Pluripotent stem cells (PSCs) can be utilized to obtain a renewable source of healthy regulatory T cells (Tregs) to treat autoimmune diabetes as they have the ability to create nearly entire cell types in the body, including Tregs. However, the right conditions for the development of auto antigen (Ag)-specific Tregs from PSCs (i.e., PSC-Tregs) has not been fully defined. Auto Ag-specific PSC-Tregs can be programmed to be tissue-associated and infiltrate to local inflamed tissues (e.g., islets) to suppress autoimmune responses after adoptive transfer, thus preventing possible overall immunosuppression from non-specific Tregs. In this study, a new approach was developed to generate functional auto Ag-specific Tregs from induced PSC (iPSCs), i.e., iPSC-Tregs, which have the ability to suppress autoimmunity in a murine model of autoimmune diabetes in auto Ag-associated fashion. Murine iPSCs were retrovirally transduced with a DsRed reporter construct containing genes of ovalbumin (OVA)-specific T cell receptor (TCR) and the transcriptional factor FoxP3. The DsRed+ iPSCs were in vitro differentiated into OVA-specific iPSC-Tregs with an OP9 stromal cell line in the presence of recombinant cytokines. A double transgenic (Tg) mouse model of autoimmune diabetes was established in F1 mice in which the first generation from RIP-OVA Tg mice that were crossed with OT-I T cell receptor (TCR) Tg mice was challenged with vaccinia viruses expressing OVA (VV-OVA). Adoptive transfer of OVA-specific iPSC-Tregs dramatically suppressed autoimmunity in the OVA-induced model of autoimmune diabetes, including the inflammation and prevents the insulin-secreting pancreatic beta cells from destruction. Of note, we demonstrated that the adoptive transfer significantly reduced the higher ratio of CD8+ to CD4+ T cells in diabetic mice. These results indicate that stem cells can be used to develop auto Ag-specific Tregs, which have a therapeutic potential for autoimmune diabetes.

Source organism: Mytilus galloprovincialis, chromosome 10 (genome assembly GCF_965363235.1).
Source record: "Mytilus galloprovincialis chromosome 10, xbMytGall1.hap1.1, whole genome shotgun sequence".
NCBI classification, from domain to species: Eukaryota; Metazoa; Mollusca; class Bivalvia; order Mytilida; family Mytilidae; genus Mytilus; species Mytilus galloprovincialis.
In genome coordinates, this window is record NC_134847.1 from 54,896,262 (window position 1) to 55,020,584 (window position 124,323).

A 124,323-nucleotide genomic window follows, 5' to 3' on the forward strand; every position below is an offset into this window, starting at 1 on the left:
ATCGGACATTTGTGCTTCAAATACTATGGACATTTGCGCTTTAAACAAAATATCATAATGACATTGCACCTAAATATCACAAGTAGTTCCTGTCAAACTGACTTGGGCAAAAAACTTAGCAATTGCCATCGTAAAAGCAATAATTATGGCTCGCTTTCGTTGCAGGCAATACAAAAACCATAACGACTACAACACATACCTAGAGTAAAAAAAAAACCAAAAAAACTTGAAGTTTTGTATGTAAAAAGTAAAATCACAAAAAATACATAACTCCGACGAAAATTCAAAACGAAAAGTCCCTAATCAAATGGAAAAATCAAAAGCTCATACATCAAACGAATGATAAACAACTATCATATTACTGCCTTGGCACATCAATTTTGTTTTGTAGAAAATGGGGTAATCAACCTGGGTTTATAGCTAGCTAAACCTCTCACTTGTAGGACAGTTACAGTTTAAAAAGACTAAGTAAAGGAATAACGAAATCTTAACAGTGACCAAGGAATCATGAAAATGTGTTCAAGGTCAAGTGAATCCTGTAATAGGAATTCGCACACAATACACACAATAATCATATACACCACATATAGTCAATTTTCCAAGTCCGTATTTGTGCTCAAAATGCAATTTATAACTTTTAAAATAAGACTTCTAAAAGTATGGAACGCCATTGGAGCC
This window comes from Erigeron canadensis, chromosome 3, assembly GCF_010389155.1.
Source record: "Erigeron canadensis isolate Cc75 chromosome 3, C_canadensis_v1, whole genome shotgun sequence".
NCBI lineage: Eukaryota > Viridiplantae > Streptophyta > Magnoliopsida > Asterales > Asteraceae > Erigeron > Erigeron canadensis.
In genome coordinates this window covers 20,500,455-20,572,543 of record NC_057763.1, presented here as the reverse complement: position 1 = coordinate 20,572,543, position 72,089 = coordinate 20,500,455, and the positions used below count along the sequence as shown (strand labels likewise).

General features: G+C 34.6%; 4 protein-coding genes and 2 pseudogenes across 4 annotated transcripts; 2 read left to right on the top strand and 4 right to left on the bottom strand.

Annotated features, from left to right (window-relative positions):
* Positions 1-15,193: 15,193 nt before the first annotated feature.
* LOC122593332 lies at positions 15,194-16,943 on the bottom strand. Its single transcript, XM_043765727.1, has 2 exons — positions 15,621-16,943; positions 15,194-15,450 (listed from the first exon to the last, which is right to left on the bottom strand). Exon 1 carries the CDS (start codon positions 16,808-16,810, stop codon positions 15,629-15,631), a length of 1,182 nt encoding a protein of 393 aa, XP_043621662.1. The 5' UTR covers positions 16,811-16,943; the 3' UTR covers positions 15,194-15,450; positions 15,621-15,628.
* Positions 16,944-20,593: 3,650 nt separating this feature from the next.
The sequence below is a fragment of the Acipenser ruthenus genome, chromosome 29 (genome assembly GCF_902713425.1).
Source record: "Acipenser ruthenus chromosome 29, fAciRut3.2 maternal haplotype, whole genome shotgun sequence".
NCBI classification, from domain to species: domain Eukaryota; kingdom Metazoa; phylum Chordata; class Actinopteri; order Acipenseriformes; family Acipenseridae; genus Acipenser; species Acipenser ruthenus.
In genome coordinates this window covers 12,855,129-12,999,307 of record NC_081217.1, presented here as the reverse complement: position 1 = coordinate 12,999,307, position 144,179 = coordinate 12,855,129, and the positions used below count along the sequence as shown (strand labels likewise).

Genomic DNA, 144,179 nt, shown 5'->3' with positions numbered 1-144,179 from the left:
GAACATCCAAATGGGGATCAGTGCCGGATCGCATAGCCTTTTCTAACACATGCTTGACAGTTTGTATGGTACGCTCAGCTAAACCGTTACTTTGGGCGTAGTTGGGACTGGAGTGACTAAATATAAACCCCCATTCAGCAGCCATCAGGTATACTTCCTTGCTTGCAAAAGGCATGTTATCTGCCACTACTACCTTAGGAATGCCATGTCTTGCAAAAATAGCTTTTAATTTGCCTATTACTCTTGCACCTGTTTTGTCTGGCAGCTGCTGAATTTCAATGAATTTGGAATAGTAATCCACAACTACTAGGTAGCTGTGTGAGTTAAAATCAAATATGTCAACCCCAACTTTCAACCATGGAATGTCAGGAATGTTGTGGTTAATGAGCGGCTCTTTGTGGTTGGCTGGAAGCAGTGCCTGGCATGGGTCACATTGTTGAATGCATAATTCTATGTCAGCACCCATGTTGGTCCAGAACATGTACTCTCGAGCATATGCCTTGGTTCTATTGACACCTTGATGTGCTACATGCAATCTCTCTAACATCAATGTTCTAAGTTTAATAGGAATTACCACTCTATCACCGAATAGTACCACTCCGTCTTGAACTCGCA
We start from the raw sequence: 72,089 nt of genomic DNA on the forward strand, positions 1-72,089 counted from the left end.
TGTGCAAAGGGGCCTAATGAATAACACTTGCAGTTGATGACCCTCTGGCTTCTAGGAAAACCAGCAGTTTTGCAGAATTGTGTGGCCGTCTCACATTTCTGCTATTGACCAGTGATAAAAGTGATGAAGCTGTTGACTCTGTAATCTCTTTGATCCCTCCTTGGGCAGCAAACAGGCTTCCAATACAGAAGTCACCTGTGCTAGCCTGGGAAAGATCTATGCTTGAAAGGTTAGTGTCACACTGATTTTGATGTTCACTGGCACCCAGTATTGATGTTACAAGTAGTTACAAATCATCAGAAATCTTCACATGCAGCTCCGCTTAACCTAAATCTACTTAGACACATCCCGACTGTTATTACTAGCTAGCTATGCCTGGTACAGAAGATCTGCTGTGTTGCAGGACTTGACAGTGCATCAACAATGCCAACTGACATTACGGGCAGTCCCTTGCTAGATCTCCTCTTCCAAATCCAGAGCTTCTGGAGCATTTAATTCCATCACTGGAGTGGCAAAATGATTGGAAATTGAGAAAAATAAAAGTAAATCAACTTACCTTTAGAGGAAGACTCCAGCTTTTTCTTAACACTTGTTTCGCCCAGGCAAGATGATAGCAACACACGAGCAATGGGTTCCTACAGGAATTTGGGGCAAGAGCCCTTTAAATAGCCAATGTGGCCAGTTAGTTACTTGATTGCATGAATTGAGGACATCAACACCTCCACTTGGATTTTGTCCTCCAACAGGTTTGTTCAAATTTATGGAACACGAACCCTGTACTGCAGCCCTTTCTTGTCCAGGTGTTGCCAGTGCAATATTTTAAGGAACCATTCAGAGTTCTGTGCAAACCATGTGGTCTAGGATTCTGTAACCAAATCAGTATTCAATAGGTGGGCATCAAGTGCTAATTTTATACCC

J.J. Song: None.

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